So where has all this got us so far? You know now that I'm sceptical that you'll stay dry inside any waterproof jacket, whatever it claims, when you run in it. You know that being wet isn't in itself bad, but being wet (especially if it's raining) promotes heat loss, and if you can't manage that heat loss you can get into big trouble. So is there a strategy that we can adopt that might keep us out of jail? Well, for what it's worth, here's mine.
1. Choosing and maintaining a waterproof jacket
I personally don't think there's an overall winning brand; after all they're all using the same science and mainly similar materials. I've tried a lot of the reputable guys, North Face, Salomon, Montane, OMM and can't really detect any difference in performance. Better to go with what fits you best I think. I'm not sure that I buy into the taped seams thing but a lot of Race Directors require it and all of the reasonable makers do it anyway. More important for me is the state of the surface. You want it to shed water drops fast. You can't stop it raining but you want the drops that hit you to bounce off as fast as possible before they pick up any heat on the way. Pour water on your jacket and it should form globules and run off. If it doesn't, time for reproofing (or a shinier material).
2. Don't put on a waterproof unless you really need to
It doesn't matter how brilliantly technical your jacket is, it will be nowhere near as breathable as if you don't wear it. The sweat inside starts building from the moment you put it on. I'm quite happy to carry on in a baselayer in gentle rain, or even a light fleece if it's chilly. In the Lakeland 50 one year we had intermittent showers, some of them quite heavy. I passed numerous runners wearing waterproofs. But each time, often just at the point where I would be thinking "this rain has gone on long enough, I need to put a jacket on", the rain stopped. I ran from start to finish in a long-sleeved Helly-Hansen vest and was comfortable throughout and dry at the end. If it's windy I prefer a very light windproof, much more breathable than a waterproof, and I often carry both for this reason. The moment you put your waterproof jacket on is the moment you've decided to transfer from "cool and wet" to "warm and wet".
3. Once you've got a waterproof on, manage the layers
This won't be popular with the faster runners, but less necessary for them either as they continue to generate plenty of heat energy throughout the race. But if your pace drops to a jog/walk or the conditions worsen, be prepared to play with light teeshirt, long-sleeved teeshirt and light fleece under the waterproof to keep you warm enough but not too warm as the race goes on. Once you're really cold you'll probably have to stop somewhere dry to warm up and regroup before you can carry on. In the 2012 West Highland Way Race it rained pretty well from start to finish, well over 24 hours at my end of the field. After the first few miles I put on a long-sleeved teeshirt and a light fleece under my waterproof and was comfortable to the end. A lot of people that day pulled out with near hypothermia - my contention would be that they simply were not wearing enough layers. Remember, when you can't generate enough heat to balance what's going on outside when in your normal running gear, you need insulation to slow down the heat loss - you have to take away the sensation of touching the inside of a cold wet outer layer. In fact, I suspect that's why we often believe a heavier weight "mountain jacket" with a light mesh lining is more waterproof than a lightweight running top - it isn't actually more waterproof but it offers more insulation and a cosier inside feel, it doesn't feel so "wet" inside so we think it's more waterproof.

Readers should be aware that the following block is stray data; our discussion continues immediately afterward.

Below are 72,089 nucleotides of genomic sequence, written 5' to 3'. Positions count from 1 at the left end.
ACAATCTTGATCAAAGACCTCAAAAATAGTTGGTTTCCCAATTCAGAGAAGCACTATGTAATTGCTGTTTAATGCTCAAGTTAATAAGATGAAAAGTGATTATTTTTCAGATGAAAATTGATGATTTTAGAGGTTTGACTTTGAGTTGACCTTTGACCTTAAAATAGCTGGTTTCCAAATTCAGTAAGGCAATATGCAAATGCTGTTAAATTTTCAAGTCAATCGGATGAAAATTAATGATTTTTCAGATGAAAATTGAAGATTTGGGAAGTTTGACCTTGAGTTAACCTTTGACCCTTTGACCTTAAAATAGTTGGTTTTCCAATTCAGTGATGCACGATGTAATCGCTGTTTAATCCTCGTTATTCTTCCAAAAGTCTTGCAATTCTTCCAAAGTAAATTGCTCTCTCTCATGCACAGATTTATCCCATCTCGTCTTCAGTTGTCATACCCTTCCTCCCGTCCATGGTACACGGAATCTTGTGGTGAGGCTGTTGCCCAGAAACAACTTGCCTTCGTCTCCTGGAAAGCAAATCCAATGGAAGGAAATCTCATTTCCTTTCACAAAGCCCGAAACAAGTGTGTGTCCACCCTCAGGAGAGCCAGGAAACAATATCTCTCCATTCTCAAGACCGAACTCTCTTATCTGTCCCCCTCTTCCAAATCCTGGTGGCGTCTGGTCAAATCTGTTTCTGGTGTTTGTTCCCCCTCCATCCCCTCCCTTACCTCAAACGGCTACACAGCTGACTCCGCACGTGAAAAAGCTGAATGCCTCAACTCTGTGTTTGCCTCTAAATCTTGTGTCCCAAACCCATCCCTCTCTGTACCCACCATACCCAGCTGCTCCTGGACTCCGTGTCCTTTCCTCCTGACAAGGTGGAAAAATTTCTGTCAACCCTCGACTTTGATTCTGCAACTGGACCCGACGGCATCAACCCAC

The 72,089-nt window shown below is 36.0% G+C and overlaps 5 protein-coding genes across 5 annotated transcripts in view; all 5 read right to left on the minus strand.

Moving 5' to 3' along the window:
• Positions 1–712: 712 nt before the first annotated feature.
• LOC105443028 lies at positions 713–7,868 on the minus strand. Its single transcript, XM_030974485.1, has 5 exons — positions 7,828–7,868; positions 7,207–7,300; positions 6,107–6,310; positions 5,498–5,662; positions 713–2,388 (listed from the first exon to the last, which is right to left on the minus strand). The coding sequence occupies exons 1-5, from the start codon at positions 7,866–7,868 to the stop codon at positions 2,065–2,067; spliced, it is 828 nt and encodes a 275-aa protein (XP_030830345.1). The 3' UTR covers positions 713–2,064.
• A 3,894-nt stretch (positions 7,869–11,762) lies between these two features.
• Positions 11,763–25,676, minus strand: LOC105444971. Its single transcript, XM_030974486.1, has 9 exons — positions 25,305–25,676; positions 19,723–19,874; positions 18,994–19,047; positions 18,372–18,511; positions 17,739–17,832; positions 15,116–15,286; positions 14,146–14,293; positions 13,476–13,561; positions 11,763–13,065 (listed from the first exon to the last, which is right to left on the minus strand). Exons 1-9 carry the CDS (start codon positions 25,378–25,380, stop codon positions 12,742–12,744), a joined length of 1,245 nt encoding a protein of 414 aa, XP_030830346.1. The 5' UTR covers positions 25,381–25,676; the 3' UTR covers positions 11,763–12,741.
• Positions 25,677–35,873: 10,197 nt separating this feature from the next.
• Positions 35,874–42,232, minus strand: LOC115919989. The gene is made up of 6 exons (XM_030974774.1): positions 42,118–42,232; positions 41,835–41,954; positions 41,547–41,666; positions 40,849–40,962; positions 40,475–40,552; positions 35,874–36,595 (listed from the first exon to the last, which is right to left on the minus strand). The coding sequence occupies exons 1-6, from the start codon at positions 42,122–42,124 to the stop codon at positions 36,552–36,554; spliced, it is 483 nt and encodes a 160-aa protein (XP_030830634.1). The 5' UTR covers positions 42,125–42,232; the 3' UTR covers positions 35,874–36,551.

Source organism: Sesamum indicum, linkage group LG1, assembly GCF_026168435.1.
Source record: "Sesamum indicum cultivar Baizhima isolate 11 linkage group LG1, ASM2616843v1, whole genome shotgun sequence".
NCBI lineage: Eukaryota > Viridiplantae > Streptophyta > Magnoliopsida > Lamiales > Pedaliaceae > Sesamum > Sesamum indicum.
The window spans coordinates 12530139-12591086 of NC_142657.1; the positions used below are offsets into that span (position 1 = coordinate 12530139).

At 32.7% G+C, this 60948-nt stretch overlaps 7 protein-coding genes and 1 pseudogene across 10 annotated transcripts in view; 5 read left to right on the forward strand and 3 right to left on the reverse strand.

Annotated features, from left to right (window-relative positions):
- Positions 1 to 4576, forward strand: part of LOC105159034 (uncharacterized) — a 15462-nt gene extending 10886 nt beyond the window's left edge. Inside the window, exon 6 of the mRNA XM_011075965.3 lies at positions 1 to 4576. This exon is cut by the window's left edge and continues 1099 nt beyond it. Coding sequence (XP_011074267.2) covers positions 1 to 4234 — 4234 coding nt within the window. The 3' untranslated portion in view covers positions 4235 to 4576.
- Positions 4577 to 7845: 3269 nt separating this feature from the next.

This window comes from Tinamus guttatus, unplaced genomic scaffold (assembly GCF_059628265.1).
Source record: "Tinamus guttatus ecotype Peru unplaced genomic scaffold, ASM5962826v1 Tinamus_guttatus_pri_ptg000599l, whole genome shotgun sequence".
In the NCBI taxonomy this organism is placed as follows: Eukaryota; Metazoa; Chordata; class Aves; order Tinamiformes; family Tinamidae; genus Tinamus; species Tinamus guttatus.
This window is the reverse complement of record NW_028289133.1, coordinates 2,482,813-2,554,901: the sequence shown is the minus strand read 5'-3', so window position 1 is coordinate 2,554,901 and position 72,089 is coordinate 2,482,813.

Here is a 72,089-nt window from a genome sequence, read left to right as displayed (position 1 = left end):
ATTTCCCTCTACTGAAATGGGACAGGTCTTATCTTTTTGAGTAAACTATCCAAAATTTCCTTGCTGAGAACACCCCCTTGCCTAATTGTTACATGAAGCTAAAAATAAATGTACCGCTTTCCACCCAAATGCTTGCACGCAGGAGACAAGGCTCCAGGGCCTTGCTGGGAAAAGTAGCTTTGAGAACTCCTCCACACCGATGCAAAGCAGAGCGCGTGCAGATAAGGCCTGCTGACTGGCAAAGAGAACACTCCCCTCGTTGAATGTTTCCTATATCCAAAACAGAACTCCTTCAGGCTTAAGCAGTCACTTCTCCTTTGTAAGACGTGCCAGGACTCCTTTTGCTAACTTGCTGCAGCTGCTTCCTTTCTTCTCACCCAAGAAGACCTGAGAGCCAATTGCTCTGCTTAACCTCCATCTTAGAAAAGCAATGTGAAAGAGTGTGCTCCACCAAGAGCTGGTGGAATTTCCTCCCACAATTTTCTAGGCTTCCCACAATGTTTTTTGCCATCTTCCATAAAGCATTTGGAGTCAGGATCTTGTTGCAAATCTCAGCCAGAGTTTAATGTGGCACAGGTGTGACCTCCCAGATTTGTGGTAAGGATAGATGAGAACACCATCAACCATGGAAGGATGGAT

4. Don't stop
I don't mean don't stop for the odd cup of tea or jam sandwich, but you have to realise that unless you can stop in a warm place, you really change the heat balance dramatically by stopping. You'll lose a lot of heat and start shivering fairly quickly, so get going again and get the balance back before you lose it completely. In the re-routed 2010 UTMB conditions were fairly wet and I was with two other UK guys most of the way through the Swiss section. We were all feeling pretty comfortable until one of the others stopped for a comfort break at the Bovine Alp checkpoint. Although it was no more than five minutes, the two of us left waiting were reduced to shivering and jumping on the spot to keep warm, and it took us several miles to get back to feeling comfortable again. I'm sure we've all had the experience where we finish a fairly damp event, spend a half hour or so at the finish if it's inside, chatting, drinking, lazing around, then find that after the hundred yard walk back to the car we're shivering almost too much to get the door open. And if you have no choice but to stop during an event in these conditions, because of an accident or similar, well that's the time to get out the spare DRY top that you've been carrying in the bottom of your bag to put on underneath everything else on just such an occasion!
Wet outings where you get cold can turn into varying degrees of misery. Wet events where you manage your temperature and are comfortable can be strangely satisfying, maybe even enjoyable. As Brits, we ought to be able to manage a bit of rain - we get plenty of practice.
No, your jacket doesn't leak.